National Storytelling Week was welcomed in by staff and students at Harrogate High School with author visits, workshops and poetry performances taking place.
The week long celebration of literature began on Monday, February 2 and the school started by inviting local author Jonathan Tulloch in for a creative workshop.
Key Stage 3 students had their chance to flex their creative writing skills under his expertise with the writing based around people meeting who had never met before.
Year 7 students were then presented with prizes in the form of book tokens on Tuesday for their extended pieces of writing on ‘Skellig’ which was the students’ class novels .
The English department at the high school then ran a carousel style workshop on Wednesday with activities including front cover designs, book characters and narrative structures.
A literary bake sale then took place on Thursday, with proceeds going to the MS Society, one of the school’s charities, as the week culminated into an extravaganza of storytelling on Friday with three special guests at the school.
Poets from the London based ensemble ‘Elephant’ were invited to the school to run workshops for a selected group of year 10 students throughout the day.
The poetry brief for the students was to eventually produce a piece of writing with the theme of ‘home’, including certain things like a smell and a sound in microscopic detail.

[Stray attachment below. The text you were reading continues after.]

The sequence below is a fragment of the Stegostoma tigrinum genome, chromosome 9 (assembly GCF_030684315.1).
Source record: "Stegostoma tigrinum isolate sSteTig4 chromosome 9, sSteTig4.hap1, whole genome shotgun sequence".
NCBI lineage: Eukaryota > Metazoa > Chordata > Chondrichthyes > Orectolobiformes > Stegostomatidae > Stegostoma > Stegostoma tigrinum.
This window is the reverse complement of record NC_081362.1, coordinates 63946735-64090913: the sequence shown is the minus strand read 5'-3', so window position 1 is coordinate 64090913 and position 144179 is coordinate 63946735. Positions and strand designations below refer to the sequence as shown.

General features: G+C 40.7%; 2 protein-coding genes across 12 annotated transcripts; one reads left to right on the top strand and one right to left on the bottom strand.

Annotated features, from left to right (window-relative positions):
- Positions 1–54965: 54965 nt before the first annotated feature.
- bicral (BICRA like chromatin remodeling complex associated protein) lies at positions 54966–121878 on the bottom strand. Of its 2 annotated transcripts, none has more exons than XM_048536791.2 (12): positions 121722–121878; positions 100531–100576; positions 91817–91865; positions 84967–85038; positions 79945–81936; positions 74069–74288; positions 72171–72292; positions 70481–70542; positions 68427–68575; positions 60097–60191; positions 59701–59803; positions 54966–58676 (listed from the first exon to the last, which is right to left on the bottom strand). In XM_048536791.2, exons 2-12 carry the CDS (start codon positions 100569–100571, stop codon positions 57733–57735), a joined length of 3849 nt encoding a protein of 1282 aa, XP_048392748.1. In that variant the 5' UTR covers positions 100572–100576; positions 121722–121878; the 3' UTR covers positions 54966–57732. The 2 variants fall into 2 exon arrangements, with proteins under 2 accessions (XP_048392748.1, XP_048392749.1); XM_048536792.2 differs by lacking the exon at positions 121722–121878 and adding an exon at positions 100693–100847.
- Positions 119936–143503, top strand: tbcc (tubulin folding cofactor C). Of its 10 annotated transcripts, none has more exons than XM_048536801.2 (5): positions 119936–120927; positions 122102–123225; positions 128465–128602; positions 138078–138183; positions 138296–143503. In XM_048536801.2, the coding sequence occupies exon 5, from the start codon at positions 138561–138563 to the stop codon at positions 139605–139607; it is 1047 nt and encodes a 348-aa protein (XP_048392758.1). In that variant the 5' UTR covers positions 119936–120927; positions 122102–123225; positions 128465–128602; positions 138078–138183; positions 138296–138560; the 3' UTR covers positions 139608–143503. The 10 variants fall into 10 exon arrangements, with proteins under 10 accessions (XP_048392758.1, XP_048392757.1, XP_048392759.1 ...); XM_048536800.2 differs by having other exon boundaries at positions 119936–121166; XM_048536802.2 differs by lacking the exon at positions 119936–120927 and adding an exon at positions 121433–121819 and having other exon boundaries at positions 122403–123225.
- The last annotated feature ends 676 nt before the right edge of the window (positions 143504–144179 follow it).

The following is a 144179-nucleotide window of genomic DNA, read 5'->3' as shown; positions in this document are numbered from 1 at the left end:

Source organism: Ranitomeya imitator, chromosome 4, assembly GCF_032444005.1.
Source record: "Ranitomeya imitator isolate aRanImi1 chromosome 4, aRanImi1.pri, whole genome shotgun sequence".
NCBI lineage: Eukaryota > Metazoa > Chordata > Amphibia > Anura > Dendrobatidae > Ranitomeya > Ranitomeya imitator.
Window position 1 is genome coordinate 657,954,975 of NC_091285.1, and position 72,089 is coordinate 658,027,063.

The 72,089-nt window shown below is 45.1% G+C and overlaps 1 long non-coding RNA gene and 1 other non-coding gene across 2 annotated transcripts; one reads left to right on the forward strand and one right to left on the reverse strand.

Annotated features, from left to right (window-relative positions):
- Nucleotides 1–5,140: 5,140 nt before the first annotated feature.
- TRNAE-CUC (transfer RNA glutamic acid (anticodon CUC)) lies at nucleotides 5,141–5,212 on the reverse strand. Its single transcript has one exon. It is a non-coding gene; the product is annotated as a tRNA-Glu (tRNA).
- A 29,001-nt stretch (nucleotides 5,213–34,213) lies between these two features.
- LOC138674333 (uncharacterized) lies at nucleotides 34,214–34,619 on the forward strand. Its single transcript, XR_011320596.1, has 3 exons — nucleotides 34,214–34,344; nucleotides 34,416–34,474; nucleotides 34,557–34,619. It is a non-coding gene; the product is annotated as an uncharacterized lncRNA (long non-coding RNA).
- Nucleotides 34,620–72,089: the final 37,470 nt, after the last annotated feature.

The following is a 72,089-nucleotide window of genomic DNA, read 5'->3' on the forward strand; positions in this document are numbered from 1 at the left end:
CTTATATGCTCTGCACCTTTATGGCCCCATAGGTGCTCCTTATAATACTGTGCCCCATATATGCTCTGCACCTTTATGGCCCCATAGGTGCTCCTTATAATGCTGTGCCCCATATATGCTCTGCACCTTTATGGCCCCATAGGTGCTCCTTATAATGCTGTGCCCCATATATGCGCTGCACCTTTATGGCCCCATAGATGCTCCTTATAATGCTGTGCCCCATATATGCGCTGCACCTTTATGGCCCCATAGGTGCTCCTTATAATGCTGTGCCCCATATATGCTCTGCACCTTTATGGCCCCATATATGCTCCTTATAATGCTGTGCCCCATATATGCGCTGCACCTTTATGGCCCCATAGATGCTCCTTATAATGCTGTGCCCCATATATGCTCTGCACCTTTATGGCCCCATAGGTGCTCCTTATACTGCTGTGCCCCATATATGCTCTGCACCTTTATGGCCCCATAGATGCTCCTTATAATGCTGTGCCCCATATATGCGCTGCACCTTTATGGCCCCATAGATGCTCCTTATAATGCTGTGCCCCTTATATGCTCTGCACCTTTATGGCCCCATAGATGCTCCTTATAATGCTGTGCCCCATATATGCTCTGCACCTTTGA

This culminated in a unique performance of Ensemble’s own poetry during the final lesson on Friday with students and staff enjoying their offbeat work which was full of energy.
Mrs Moss-Blundell, Head of English, said “We are delighted to be offering students across all key stages the opportunity to be involved in these exciting initiatives.
Whole school literacy is a key focus for Harrogate High School and events such as this are a chance to promote literacy in an interactive and fun way.”
Head of Academy, Ann Francis, said she was ‘delighted’ with the success of the week and the wonderful enthusiasm of both the staff and students at the school.
She said: “Literature has such a major part to play in the social, moral, spiritual and cultural agenda within which we operate as a school and it was inspiring to see our students producing such sensitive and perceptive pieces of their own narrative writing.”
“Anything which can further promote reading for pleasure is to be welcomed and we will continue to get behind such events in our constant drive to raise the literacy standards of all our students across all subjects.”